Monday, September 29, 2008

Green chile pasta with cilantro-lime brown butter sauce



(Warning: I recently discovered that I can add video to my blog. This post contains a completely silly piece of video that I can only blame on a six-pack of Commodore Perry IPA and the unexpected free time that came from a canceled meeting. I'm only posting it as a test but it is kinda' funny)

Making fresh pasta is easy and always satisfying. You can make the dough, roll it and cut it in not much more time than it takes to bring the water to a boil. A bizillion different flavors can be added to the dough itself and you can also stuff it with any number of different things. I'm not sure why more people don't do it.




I headed out to what's left of my garden and picked a couple of green chiles which I roasted, seeded and pureed. To the Puree I added 1 cup A.P. flour, 1/2 cup semolina, an egg, olive oil and salt. Mix the ingredients and form them into a ball. Dough is not my friend. I can't make a decent loaf of bread or pizza dough without a bread machine. The only advice I've got to share is to leave on the "wet" side. I'll add flour as I knead it through the machine, just enough to get it to hold together. Wrap it in plastic if your not going to roll it right away. You will probably want to divide it into two or three ball to be rolled one at a time.


video
(Sorry about that.)

I like to keep the sauce simple so I decided on a cilantro-lime brown butter sauce. Heat butter until it just begins to brown then quickly add some cilantro, lime zest and lime juice. Your fresh pasta will cook in only a minute or two then you just drain it and toss it with the sauce. I browned a little queso fresco in a nonstick skillet as a garnish.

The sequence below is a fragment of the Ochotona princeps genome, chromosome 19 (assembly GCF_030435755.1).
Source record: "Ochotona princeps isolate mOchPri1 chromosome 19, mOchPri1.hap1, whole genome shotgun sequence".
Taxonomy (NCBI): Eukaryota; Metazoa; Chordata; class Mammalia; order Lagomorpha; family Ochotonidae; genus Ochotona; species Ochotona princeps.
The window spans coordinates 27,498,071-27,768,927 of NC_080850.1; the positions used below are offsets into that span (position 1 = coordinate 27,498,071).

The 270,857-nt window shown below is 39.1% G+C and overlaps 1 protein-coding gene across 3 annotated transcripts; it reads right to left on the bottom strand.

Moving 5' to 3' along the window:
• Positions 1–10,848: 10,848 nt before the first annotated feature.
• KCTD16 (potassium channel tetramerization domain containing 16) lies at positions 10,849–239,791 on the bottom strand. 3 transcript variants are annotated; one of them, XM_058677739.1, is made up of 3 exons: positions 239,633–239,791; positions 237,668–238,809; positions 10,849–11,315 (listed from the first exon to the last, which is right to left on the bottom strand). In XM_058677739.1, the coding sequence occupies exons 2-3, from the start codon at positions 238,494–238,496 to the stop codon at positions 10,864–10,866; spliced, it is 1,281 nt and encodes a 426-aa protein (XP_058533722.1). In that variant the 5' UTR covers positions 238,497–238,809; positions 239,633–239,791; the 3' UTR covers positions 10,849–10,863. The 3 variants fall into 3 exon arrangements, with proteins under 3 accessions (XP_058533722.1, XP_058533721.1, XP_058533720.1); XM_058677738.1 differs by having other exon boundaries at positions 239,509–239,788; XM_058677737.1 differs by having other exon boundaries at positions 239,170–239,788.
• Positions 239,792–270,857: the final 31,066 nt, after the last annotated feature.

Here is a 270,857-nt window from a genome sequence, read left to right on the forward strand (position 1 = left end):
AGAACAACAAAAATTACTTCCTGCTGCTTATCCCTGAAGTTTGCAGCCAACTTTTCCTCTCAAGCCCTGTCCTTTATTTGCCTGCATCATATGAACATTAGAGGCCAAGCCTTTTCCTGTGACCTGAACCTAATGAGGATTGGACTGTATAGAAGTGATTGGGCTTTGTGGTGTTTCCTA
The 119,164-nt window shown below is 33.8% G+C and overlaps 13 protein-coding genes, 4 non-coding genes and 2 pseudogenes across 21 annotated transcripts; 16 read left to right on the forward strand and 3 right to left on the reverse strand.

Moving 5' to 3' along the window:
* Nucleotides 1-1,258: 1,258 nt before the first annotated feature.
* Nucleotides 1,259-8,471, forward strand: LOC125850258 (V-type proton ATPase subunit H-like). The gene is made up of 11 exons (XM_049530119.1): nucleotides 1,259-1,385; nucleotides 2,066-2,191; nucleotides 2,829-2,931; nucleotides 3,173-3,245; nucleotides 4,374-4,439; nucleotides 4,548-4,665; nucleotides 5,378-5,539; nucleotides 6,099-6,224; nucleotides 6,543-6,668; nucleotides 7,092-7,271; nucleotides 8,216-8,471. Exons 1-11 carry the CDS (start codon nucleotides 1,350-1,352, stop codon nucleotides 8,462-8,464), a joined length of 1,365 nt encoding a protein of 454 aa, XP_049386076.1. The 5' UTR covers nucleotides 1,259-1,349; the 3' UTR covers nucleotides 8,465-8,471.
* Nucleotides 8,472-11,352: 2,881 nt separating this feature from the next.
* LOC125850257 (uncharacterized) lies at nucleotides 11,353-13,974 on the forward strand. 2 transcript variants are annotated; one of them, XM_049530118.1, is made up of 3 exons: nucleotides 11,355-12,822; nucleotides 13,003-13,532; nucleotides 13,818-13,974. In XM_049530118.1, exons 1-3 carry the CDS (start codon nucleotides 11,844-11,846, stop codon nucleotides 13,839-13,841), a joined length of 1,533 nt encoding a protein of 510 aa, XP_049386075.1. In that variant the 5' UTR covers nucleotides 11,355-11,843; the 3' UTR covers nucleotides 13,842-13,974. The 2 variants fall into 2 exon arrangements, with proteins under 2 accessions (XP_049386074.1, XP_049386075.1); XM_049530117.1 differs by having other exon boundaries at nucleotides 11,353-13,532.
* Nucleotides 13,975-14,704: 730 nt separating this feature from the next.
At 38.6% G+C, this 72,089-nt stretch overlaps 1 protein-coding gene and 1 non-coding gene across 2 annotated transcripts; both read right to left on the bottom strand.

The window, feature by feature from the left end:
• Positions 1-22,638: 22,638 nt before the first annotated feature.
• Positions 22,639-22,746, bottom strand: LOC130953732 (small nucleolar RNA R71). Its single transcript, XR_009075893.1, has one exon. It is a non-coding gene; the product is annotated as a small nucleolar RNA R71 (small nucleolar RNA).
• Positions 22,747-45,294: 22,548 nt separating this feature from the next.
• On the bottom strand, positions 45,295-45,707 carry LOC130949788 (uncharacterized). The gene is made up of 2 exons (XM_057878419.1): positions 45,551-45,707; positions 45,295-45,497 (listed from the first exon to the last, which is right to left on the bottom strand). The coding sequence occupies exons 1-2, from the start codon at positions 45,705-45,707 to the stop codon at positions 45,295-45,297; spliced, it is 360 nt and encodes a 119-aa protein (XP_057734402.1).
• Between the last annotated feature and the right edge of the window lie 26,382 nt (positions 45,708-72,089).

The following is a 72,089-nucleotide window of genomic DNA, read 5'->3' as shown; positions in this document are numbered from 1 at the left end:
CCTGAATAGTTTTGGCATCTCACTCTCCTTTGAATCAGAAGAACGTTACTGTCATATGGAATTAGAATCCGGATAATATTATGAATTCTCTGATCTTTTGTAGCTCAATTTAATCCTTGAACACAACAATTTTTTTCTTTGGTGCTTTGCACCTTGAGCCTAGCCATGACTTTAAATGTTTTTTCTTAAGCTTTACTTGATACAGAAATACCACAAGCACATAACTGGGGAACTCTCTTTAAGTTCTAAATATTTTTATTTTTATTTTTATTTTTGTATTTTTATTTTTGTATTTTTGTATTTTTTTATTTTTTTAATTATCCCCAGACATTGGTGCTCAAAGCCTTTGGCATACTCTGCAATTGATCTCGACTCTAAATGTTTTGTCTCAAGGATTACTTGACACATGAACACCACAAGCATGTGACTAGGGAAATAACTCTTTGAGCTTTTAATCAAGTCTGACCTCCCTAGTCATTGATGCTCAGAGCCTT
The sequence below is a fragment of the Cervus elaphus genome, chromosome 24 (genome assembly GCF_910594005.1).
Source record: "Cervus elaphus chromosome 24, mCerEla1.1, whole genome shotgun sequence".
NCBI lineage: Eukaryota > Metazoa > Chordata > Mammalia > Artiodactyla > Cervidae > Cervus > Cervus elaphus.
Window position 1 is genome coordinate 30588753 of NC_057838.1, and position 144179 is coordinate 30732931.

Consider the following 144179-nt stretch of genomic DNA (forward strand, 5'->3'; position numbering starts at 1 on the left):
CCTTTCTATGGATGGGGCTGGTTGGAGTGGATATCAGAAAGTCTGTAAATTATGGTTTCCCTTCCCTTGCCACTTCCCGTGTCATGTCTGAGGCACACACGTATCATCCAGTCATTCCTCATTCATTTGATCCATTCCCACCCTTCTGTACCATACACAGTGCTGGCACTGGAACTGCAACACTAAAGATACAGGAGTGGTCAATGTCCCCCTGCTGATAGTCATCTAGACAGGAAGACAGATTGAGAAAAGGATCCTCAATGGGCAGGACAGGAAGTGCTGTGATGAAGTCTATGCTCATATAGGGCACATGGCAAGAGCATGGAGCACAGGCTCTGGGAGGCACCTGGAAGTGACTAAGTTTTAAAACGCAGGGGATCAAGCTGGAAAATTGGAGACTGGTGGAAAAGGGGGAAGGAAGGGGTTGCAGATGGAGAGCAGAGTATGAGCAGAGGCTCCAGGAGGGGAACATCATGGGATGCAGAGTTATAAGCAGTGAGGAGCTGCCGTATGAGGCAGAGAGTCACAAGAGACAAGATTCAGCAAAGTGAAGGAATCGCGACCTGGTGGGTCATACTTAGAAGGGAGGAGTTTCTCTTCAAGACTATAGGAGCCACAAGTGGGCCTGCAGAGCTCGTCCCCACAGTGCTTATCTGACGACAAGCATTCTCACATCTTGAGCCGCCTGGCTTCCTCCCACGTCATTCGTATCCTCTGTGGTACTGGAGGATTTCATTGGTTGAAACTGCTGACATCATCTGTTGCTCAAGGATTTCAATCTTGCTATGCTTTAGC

If you don't own a pasta machine, get one (unless you really like using a rolling pin). There is no end to the fun and interesting things you can do when you make your own pasta.

Friday, September 19, 2008

Real Swedish meatballs



I have only one family recipe that has been handed down to me. My Swedish grandmother's Swedish meatballs have been a favorite of mine for as long as I can remember. I actually don't remember having ever tasted "grammy's" version, but my mother made them several times a year and as a child they were my favorite meal. I've eaten many versions, including many of the "cream of mushroom soup" types that would go better with a bong than with a Swedish meal. I've also read dozens of "traditional" recipes and only found one that was similar to our family's. The distinguishing thing about them is that they are seasoned with dill weed and nutmeg. No canned soup, no cream sauce, no dried fruit, just seasoned meatballs with brown gravy.



2/3rds beef, 1/3rd pork, egg, white bread soaked in milk, dried dill weed, fresh ground nutmeg, dried onion (my mom would have used fresh but I'm weird like that) salt and white pepper rolled into balls the size of your choosing.

Brown the balls. I'll save my "brown doesn't mean grey things boiled in there own juices" tirade for another day but if you brown them correctly, not only will they have great texture, but you wont need to add beef stock or bullion to your fond to make a great gravy.



Remove them from the pan and sprinkle the fond with flour. (my mom uses Wondra and so do I) add water and let sauce thicken. Check for seasoning including dill and nutmeg (add Minors beef base if your gravy is weak). Return the balls to the pan and simmer slowly until they are cooked through.

Spice of the week: Nutmeg




Only buy and use whole nutmegs. I've turned away dozens, if not hundreds, of customers who insist on buying nutmeg already ground. I wont sell it. While I will sell other spices ground, that I would rather have people grind fresh, nutmeg is so fuckin' easy to grind and is so much better freshly ground that it makes zero sense to use it any other way. Even if you needed a cup full for a hundred pies, it would only take you a few minutes to grate it. Use it in your pies and other sweets, use it in your white sauces, but don't ignore it when it comes to everyday savory dishes. I'll be using it on all of the wonderful local cauliflower I'll be eating this fall.